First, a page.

Community mental health care reviews

Once a mental health care plan has been agreed, it is important for service users to have regular review meetings with their care coordinator to ensure that it continues to meet their needs. Involving people in their own care is essential as research has shown that it can lead to more effective decision-making and better health outcomes. The NICE quality standard for service user experience in adult mental health services states that service users should feel actively involved in making decisions about their care and treatment. This indicator uses data from the Community Mental Health Survey which asks a sample of service users from each trust several questions about their experiences.

Do community mental health service users have regular care review meetings?

Since 2014, service users have been asked whether they have had a formal meeting with someone from NHS mental health services to discuss how their care was working in the last 12 months. Prior to that, people were asked whether they had a care review meeting to discuss their care in the last 12 months. A greater proportion of service users reported that they had a care review meeting after the question was reworded. In 2017, 72% of respondents stated that they had a formal meeting with someone from NHS mental health services to discuss their care in the last 12 months.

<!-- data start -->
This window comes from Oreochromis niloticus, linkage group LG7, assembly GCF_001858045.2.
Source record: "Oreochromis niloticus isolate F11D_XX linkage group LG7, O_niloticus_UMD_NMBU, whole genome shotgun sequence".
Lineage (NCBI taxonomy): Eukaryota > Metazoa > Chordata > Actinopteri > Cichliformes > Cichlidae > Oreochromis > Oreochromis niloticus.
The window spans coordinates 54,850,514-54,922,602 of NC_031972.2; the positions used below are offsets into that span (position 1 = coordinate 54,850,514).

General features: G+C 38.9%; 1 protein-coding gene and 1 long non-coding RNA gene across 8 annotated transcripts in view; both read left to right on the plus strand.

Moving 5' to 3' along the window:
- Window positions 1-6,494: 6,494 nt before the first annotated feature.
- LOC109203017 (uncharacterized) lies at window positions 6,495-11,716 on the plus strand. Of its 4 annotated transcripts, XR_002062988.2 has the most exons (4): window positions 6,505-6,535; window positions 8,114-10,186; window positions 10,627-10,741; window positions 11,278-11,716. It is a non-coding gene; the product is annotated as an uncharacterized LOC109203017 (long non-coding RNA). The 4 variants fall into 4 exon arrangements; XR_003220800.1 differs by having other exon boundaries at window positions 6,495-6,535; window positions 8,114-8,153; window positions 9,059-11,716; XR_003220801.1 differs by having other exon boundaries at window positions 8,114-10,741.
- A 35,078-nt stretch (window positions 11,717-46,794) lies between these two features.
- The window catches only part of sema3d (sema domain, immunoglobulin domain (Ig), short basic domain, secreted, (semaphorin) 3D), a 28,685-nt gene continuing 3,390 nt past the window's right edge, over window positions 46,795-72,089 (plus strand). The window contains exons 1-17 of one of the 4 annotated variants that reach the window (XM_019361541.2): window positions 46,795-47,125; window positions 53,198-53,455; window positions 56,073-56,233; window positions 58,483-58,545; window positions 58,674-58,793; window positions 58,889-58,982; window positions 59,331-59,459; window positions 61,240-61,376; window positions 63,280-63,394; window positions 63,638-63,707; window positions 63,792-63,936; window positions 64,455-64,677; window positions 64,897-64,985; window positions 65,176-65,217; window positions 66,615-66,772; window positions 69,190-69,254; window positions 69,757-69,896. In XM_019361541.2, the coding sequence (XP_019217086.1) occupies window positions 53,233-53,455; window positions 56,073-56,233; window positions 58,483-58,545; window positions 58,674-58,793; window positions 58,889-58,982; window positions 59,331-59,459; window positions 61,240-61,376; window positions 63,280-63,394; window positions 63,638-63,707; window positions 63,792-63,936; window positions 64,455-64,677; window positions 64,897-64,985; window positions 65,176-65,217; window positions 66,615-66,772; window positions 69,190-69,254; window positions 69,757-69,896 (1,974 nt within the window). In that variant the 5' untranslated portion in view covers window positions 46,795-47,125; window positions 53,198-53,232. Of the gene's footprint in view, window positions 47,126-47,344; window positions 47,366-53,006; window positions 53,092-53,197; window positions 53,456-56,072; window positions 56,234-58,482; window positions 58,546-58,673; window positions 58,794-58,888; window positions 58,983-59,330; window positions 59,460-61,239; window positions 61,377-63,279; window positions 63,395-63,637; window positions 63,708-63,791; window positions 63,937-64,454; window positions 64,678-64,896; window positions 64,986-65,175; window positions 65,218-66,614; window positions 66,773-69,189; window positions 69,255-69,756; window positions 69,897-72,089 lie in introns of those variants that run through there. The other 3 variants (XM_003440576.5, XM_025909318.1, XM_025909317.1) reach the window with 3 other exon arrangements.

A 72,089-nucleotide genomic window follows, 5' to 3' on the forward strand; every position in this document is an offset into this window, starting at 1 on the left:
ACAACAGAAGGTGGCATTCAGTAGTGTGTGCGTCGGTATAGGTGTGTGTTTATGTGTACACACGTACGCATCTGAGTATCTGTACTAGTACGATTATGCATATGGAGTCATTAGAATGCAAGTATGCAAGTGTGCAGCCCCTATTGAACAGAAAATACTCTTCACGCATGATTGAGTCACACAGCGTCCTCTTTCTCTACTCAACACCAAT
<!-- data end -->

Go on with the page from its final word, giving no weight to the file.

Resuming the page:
Updated January 2018.

How involved do people feel in discussions about how their care is working?

The Community Mental Health Survey asks service users who had a care review meeting in the last 12 months if they were involved as much as they wanted to be in discussing how their care was working. In 2017, 92% of people felt that they were involved in discussions about their care. This was a slight decrease from 93% in 2014. Meanwhile, 90% of respondents felt that in the care review meeting decisions had been made together by themselves and the NHS mental health services worker (data not shown).

Updated January 2018.

About this data

The Community Mental Health Survey is sent to a random sample of service users from each trust aged 18 and over who received specialist care or treatment for a mental health condition within a specified time period.

The survey asks people about their overall care, crisis care, access and coordination of care, patient involvement, medicines and additional support.

Respondents who stated that they did not know/could not remember are excluded from the survey results. To enable national comparison between years, data is weighted to account for differences in response rates between trusts. A further weighting accounts for differences in response rates at a given trust in a given year, across age groups or gender. Respondents who stated that they had been in contact with mental health services for less than a year were removed from the base for these questions. Respondents who stated that they did not want to be involved in their care were also removed.

The Community Mental Health Survey underwent two major redevelopments in 2010 and 2014 to revise its methodology and questionnaire content to reflect changes in policy and best practice.

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